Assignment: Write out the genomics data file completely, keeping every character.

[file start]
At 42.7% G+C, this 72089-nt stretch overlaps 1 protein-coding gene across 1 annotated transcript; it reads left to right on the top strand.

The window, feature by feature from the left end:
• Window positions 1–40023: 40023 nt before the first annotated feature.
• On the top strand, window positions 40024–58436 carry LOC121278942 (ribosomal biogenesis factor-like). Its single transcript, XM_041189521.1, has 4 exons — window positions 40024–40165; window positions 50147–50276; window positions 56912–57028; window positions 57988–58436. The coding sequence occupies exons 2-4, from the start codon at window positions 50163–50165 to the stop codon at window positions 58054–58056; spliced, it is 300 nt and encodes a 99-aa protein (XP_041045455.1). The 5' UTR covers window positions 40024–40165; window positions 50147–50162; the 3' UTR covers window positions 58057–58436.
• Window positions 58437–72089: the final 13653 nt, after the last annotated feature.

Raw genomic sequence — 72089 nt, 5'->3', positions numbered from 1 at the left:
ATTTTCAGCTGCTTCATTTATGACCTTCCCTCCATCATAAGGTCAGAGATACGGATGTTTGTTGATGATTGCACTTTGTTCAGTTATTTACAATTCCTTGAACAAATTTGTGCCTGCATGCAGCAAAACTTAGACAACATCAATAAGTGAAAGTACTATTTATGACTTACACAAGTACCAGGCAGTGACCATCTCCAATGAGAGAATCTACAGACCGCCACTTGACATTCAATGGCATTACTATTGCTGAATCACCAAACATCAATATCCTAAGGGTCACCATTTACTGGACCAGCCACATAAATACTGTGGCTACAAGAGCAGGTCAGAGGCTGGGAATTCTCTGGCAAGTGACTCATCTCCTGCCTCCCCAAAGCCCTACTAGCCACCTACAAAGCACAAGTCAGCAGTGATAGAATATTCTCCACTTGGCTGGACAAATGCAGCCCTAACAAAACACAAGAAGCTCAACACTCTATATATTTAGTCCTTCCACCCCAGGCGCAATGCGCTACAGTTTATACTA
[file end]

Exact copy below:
At 42.7% G+C, this 72089-nt stretch overlaps 1 protein-coding gene across 1 annotated transcript; it reads left to right on the top strand.

The window, feature by feature from the left end:
• Window positions 1–40023: 40023 nt before the first annotated feature.
• On the top strand, window positions 40024–58436 carry LOC121278942 (ribosomal biogenesis factor-like). Its single transcript, XM_041189521.1, has 4 exons — window positions 40024–40165; window positions 50147–50276; window positions 56912–57028; window positions 57988–58436. The coding sequence occupies exons 2-4, from the start codon at window positions 50163–50165 to the stop codon at window positions 58054–58056; spliced, it is 300 nt and encodes a 99-aa protein (XP_041045455.1). The 5' UTR covers window positions 40024–40165; window positions 50147–50162; the 3' UTR covers window positions 58057–58436.
• Window positions 58437–72089: the final 13653 nt, after the last annotated feature.

Raw genomic sequence — 72089 nt, 5'->3', positions numbered from 1 at the left:
ATTTTCAGCTGCTTCATTTATGACCTTCCCTCCATCATAAGGTCAGAGATACGGATGTTTGTTGATGATTGCACTTTGTTCAGTTATTTACAATTCCTTGAACAAATTTGTGCCTGCATGCAGCAAAACTTAGACAACATCAATAAGTGAAAGTACTATTTATGACTTACACAAGTACCAGGCAGTGACCATCTCCAATGAGAGAATCTACAGACCGCCACTTGACATTCAATGGCATTACTATTGCTGAATCACCAAACATCAATATCCTAAGGGTCACCATTTACTGGACCAGCCACATAAATACTGTGGCTACAAGAGCAGGTCAGAGGCTGGGAATTCTCTGGCAAGTGACTCATCTCCTGCCTCCCCAAAGCCCTACTAGCCACCTACAAAGCACAAGTCAGCAGTGATAGAATATTCTCCACTTGGCTGGACAAATGCAGCCCTAACAAAACACAAGAAGCTCAACACTCTATATATTTAGTCCTTCCACCCCAGGCGCAATGCGCTACAGTTTATACTA